Writer's Life

Recommended for Acquisition: A Lesson in how not to conduct yourself.


There’s so much great advice about how to write your query, but what happens when you actually get recommended for acquisition? How should you respond? What are the pitfalls? For it is a truth universally acknowledged that all new writers make mistakes but it isn’t necessarily true that we learn from them.

Learn from me. Don’t shoot yourself in the foot. Allow me to tell you a story.

The Literary Equivalent of the Charge of the Light Brigade

There’s a particular publisher I won’t name. They’re wonderful and have published some of my absolute favourite romances in recent years. I sent a query to an editor there. She requested the full, read it, and then loved it. She recommended it to the acquisitions board for publication, at which point they sent me an email asking me to send anything else I’d written with a synopsis.

This is where things start to go a bit wrong. Usually, when engaging with industry professionals, I research things. I make sure each communication is as well written and well thought out as possible. But I’d just been recommended for acquisition for the first time. I was excited.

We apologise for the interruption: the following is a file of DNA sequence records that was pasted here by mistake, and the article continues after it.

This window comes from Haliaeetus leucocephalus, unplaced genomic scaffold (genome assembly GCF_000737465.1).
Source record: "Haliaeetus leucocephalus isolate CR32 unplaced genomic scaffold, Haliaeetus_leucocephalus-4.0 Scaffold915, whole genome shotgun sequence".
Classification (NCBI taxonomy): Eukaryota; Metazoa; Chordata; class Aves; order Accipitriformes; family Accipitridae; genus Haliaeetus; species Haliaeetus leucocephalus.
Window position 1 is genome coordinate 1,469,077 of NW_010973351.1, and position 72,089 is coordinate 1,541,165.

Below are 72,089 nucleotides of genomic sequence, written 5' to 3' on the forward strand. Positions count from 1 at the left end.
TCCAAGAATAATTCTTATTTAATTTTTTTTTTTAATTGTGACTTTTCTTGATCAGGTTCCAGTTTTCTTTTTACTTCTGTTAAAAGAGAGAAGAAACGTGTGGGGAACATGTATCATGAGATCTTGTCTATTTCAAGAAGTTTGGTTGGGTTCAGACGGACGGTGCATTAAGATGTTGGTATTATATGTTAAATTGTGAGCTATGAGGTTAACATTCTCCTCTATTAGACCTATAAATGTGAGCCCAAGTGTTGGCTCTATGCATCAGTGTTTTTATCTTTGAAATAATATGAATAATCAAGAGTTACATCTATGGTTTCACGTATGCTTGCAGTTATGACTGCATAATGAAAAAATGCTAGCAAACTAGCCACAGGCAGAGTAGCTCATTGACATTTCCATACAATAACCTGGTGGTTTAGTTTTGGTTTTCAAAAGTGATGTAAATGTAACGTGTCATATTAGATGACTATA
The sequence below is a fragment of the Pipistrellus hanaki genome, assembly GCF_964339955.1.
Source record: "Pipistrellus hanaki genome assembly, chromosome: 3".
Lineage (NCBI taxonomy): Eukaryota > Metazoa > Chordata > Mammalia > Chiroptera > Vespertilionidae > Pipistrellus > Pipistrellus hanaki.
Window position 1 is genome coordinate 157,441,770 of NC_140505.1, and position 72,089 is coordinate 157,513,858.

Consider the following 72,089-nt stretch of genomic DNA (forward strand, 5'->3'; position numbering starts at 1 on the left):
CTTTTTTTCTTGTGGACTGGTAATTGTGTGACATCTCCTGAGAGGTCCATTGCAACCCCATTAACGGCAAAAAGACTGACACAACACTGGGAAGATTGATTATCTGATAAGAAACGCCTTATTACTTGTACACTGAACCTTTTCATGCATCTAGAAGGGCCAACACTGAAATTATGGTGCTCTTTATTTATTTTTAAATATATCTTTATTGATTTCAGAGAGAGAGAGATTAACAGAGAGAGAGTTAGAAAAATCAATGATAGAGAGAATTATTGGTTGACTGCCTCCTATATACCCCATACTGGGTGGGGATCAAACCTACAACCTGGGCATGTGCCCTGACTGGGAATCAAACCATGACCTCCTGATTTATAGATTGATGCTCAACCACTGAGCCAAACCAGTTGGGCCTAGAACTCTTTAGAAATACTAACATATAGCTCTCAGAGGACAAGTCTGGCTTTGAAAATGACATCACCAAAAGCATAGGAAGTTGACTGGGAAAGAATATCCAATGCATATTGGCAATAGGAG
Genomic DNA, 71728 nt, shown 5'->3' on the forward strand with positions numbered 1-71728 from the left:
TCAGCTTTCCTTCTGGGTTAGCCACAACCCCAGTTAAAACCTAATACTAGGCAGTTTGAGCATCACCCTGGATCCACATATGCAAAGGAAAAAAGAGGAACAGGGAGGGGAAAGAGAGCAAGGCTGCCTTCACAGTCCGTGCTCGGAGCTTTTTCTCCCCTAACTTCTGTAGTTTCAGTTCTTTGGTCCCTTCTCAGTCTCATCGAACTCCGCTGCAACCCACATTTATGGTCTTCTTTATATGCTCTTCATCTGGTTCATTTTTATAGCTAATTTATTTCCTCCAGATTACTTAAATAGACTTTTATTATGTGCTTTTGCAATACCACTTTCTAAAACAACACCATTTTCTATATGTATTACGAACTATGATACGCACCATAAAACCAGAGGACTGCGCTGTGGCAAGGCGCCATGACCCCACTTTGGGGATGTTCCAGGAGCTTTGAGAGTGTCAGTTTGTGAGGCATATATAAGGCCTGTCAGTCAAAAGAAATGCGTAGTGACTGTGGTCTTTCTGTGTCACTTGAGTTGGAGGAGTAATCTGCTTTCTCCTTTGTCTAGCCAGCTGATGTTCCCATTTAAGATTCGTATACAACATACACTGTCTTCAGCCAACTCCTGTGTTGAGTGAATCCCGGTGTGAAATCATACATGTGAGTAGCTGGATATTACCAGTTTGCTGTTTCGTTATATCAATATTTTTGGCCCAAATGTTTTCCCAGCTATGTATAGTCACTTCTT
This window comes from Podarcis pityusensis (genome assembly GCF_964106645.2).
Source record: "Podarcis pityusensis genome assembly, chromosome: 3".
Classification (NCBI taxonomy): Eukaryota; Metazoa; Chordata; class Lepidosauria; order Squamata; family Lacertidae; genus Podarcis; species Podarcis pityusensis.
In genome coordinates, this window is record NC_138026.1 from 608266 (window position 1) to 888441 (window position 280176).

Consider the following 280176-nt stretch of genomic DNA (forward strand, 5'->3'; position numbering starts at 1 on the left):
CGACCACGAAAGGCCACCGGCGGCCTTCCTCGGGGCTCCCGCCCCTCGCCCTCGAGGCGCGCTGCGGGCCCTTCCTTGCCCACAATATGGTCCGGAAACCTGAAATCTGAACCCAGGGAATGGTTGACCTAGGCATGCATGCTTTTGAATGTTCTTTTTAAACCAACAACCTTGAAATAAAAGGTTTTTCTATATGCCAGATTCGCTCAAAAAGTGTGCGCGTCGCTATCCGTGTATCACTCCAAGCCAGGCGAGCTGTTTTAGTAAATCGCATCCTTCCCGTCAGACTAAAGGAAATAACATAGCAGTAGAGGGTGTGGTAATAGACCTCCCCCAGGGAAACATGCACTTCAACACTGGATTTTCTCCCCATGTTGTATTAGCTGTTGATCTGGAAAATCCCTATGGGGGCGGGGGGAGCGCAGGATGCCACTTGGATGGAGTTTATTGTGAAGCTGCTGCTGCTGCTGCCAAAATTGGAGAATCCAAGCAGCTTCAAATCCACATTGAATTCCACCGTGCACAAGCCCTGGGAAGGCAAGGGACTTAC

How many mistakes did I then make? Let me count the ways.

Julia’s mistake 1: I immediately responded to the email. Let me repeat that: I immediately responded. I did not take a breath. I did not stop to consider. I just answered.

What Julia Learned: At the beginning of the post, I mentioned how much information there is online to help you craft a query. I spend ages reading this advice. I wrote countless drafts. I sent my first attempt to a critique partner and then I rewrote the whole thing again. Aspiring writers spend so much time on that initial contact. It doesn’t make sense to do any less when responding to the chief editor of a major publisher. Everything you write is a chance to show your ability.

I think I was worried that if I didn’t immediately respond, I might be perceived as rude or amateurish. The opposite is true. Editors are busy people. This one was probably relieved to have dealt with me for the day. I doubt she was hopping up and down with excitement to see my name pop up in her inbox ten seconds later.